Loud sounds and flashing lights are part of the fun of the July 4th celebration…but they are not fun for everyone! These sensory experiences can be overwhelming or frightening for children with ASD. Here are some tips for families who are planning to attend a fireworks display this year.
Prepare your child in advance.
- Help your child understand which activities will occur during the celebration you attend. You can read your child books about fireworks or show him photos or videos depicting fireworks (if showing videos, you can increase the sound gradually to get him ready). Make a picture book that illustrates the sequence of activities that will take place, including who else will be there, and where you will be sitting. Be sure to include some of your child’s preferred activities in the schedule, whether it be visiting a favorite ice cream shop or window shopping at a car dealership. Bring your camera to the fireworks this year, so you can document the events in preparation for next year!
Bring along some of your child’s favorite items.
- Take your child’s favorite toys, snacks, and games to the fireworks. Bring comfort objects. Let your child help you decide what to bring. If he is uncomfortable in the situation, these activities may serve to distract or calm him.
Help your child manage the sensory experience.
- If your child is sensitive to sounds, you may want to bring earplugs or noise-cancelling headphones to block out some of the noise. You can also teach your child how to predict when a loud sound will be coming, so he can prepare for it – for example, first comes the short burst, then the shooting streak, and then the popping sound and spiraling lights. (You can even make a game of trying to guess when the first “pop” will occur.) Bringing your child’s favorite music may help calm him down if needed. Consider choosing a viewing spot that’s at a distance from the fireworks, where the sound is less intense. Sunglasses may help your child manage the bright lights. If crowds are challenging for your child, try to create some extra space between your family and others, such as bringing a blanket that’s a little larger than you need, or even bringing a pop-up tent that he can retreat to.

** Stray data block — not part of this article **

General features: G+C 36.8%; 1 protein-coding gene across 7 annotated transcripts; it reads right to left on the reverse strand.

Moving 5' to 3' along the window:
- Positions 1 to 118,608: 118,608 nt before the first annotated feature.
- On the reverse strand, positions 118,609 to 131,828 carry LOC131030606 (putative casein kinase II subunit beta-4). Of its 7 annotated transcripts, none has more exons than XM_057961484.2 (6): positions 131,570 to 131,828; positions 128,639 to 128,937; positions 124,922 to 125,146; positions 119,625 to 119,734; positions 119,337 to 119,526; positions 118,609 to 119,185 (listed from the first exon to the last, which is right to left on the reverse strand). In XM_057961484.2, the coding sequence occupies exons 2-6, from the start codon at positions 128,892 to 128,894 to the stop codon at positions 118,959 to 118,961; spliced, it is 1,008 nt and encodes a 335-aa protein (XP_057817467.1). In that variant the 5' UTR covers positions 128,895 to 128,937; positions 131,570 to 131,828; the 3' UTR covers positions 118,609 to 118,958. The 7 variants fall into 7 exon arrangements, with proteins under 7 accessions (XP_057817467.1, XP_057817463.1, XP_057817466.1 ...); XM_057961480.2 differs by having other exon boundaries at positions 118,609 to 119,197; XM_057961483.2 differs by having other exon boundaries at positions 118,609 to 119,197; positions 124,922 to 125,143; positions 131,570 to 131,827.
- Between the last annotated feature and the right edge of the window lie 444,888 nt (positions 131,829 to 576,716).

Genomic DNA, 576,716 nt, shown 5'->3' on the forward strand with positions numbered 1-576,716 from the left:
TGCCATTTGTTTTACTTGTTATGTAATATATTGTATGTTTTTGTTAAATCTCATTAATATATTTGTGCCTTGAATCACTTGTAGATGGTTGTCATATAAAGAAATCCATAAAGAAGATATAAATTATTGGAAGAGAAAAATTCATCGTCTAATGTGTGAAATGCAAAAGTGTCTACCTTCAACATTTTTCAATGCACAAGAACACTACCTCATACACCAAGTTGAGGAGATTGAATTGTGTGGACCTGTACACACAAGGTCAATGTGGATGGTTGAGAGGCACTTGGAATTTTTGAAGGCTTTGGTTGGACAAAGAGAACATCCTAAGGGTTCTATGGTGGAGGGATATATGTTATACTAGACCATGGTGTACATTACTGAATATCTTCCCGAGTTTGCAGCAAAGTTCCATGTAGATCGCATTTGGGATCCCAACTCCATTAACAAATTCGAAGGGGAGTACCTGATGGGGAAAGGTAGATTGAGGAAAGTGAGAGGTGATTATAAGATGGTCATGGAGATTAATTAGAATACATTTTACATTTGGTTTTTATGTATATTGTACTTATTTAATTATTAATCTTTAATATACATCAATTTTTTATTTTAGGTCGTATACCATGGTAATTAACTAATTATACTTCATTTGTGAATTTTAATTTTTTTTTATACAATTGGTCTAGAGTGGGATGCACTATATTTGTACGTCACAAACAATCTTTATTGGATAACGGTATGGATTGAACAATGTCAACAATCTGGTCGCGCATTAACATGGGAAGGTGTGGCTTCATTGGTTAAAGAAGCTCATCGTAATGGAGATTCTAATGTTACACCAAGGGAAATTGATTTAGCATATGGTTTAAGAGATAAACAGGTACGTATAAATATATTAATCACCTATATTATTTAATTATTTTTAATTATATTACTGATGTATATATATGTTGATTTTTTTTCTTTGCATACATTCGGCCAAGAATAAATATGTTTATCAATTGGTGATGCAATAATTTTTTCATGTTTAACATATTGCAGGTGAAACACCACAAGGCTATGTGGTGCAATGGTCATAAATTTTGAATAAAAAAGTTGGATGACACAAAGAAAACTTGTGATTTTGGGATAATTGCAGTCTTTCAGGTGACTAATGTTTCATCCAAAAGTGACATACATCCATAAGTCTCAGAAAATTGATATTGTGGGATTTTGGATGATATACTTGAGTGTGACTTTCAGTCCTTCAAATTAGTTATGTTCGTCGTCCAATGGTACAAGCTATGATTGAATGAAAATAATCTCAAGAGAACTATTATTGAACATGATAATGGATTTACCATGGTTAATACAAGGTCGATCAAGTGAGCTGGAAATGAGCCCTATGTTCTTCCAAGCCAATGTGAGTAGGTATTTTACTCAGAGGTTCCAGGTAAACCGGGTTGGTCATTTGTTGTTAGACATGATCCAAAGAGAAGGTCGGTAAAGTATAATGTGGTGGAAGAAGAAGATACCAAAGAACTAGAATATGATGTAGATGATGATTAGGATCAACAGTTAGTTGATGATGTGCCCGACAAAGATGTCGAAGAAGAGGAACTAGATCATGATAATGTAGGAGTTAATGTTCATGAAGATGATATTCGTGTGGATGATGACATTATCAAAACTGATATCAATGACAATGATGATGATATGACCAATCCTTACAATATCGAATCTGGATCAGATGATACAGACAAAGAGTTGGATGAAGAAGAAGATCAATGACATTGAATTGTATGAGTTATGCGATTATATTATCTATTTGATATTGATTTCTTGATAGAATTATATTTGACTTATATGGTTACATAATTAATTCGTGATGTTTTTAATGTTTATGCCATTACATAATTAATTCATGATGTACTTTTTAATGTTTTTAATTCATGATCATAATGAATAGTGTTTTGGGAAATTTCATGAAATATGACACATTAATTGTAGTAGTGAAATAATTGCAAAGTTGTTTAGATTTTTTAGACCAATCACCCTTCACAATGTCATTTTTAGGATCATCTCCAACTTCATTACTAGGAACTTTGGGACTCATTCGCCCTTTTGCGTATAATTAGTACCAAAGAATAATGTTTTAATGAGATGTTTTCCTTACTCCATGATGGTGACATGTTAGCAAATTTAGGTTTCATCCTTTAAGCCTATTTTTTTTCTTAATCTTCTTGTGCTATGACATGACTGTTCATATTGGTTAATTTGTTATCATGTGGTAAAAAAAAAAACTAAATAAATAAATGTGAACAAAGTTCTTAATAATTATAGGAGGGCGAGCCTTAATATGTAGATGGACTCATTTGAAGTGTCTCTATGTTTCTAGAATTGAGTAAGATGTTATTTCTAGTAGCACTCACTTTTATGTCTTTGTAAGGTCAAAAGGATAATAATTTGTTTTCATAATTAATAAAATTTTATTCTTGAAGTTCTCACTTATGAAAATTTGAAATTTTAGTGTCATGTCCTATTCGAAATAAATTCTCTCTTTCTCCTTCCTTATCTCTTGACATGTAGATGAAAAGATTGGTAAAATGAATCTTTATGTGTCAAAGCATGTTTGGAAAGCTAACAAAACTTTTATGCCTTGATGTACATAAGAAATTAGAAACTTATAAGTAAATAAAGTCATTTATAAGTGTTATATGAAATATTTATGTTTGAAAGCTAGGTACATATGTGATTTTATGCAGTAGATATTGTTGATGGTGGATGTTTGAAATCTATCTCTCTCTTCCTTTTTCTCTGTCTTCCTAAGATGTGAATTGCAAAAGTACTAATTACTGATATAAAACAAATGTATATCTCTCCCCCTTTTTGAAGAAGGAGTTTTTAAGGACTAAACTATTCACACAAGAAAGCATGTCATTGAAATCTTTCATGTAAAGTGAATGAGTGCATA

Give your child a way to convey the need for a break.
- Of course you will be watching your child for signs of discomfort so you can help him calm down before things escalate. If your child is verbal, you can check in with him every now and then. But it’s also important to give children without language a way to let you know that the stimulation is becoming too intense. One way to help your child communicate this experience is to teach him to hand you a picture or card to indicate that he needs a break. You can practice this before July 4th during other activities when you see your child becoming agitated. (When first teaching this new skill, you’ll want to give your child a break immediately when he requests one. However, once he gets the hang of it, he’ll need to learn that sometimes he must wait for a short bit before getting the break; you can teach this by showing him a special card that indicates that he’ll need to wait a bit.) But back to the fireworks…make sure that you have a plan for how he will get a break. For example, maybe you can go for a short walk, or if you parked nearby, he can sit in the car to calm down. Sometimes you may even have to leave early – but know that next year may be very different!